Summary of “How I Learned to Embrace Power as a Woman in Washington”

Throughout my career, I’d been called “Tough.” It was a compliment that was regularly paid to women in Washington who demanded excellent work, but of course, it always sounded less begrudging when it was said of a man.
The question of how women use their power is far more complicated, more difficult and more urgent today than it is for men.
Women are often in denial about their own capabilities and search for others-groups of women or commanding men-to establish their power.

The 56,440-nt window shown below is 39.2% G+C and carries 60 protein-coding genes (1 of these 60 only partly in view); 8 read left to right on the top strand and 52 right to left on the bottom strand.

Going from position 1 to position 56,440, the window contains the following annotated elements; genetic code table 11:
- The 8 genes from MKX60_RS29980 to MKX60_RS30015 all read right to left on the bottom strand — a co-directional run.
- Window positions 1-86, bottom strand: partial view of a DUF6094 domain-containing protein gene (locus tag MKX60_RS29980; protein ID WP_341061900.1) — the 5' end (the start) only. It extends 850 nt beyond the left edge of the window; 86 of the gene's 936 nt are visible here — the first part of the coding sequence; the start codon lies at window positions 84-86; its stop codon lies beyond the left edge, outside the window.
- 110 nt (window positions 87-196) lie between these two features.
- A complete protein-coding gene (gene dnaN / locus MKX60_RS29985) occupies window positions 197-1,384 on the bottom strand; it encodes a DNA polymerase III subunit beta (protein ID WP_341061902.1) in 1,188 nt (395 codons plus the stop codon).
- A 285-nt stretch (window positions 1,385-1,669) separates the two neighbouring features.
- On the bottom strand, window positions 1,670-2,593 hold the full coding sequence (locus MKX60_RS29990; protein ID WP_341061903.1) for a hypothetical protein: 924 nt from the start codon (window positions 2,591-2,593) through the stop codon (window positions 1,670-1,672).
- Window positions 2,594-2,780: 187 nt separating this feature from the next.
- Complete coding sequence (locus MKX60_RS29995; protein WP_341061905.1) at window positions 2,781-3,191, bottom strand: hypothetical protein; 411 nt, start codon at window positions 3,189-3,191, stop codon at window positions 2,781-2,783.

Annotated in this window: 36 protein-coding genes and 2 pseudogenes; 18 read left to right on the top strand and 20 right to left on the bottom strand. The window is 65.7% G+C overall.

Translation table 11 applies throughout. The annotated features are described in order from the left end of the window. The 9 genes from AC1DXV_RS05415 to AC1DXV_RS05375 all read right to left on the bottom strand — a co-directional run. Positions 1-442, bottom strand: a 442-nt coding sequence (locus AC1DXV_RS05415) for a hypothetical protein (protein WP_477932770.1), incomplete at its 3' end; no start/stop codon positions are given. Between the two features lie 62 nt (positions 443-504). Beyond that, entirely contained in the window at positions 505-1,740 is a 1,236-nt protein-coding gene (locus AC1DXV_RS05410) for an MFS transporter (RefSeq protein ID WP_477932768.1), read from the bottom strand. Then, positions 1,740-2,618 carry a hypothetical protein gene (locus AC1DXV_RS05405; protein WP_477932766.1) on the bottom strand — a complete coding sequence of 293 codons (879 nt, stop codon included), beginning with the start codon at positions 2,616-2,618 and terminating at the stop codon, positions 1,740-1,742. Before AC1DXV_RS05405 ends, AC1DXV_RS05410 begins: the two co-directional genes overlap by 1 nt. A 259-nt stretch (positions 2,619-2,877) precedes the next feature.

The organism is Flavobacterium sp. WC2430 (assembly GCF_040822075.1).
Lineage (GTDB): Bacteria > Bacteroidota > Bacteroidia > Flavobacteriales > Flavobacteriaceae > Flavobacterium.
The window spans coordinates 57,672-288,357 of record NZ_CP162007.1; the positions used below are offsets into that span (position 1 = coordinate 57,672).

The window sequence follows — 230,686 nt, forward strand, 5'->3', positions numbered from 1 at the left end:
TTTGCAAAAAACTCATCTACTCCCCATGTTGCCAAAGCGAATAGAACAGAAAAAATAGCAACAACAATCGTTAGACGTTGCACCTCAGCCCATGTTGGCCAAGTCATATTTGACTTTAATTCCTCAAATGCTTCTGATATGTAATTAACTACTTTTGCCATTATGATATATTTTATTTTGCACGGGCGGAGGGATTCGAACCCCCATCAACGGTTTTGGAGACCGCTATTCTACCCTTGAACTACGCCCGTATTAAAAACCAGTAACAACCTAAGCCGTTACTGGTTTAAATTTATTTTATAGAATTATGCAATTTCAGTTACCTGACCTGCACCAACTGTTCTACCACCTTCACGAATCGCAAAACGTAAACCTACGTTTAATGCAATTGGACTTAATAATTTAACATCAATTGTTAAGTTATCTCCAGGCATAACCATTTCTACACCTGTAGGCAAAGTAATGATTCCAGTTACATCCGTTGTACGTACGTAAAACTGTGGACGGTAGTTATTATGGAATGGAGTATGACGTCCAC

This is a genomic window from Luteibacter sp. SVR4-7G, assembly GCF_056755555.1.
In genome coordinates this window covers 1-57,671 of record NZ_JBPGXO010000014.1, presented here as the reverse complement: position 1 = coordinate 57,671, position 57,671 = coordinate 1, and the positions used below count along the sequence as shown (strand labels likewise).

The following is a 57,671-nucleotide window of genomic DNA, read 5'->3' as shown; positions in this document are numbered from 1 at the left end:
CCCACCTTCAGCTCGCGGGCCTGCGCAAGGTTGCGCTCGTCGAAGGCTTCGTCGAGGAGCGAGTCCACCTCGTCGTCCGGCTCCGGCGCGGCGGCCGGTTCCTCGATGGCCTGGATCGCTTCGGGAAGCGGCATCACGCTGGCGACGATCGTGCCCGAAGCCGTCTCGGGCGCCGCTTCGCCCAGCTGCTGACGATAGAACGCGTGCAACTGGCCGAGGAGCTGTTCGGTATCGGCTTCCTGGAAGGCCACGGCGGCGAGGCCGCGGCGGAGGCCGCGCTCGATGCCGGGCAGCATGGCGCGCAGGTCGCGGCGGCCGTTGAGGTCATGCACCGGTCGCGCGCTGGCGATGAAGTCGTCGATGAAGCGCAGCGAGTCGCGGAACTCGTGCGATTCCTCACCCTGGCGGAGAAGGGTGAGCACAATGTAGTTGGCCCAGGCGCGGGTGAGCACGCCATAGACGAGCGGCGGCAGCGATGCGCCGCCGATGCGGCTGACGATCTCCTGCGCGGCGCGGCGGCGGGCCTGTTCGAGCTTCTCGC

The real drawback of this dynamic is that it affects how women do their jobs.
More than anything, women have to become more accustomed to getting power.
Women need to stop thinking that “Power” is a dirty word, or that the trappings of power matter less than the work.
Women have a tremendous amount of power that comes with the roles we play in society, far more power than we ever had before.
At the same time, we have to appreciate that so many of the remaining obstacles to women’s advancement- most blatantly, perhaps, the sexual harassment in the workplace that has become an important topic of conversation-are all about power.

The orginal article.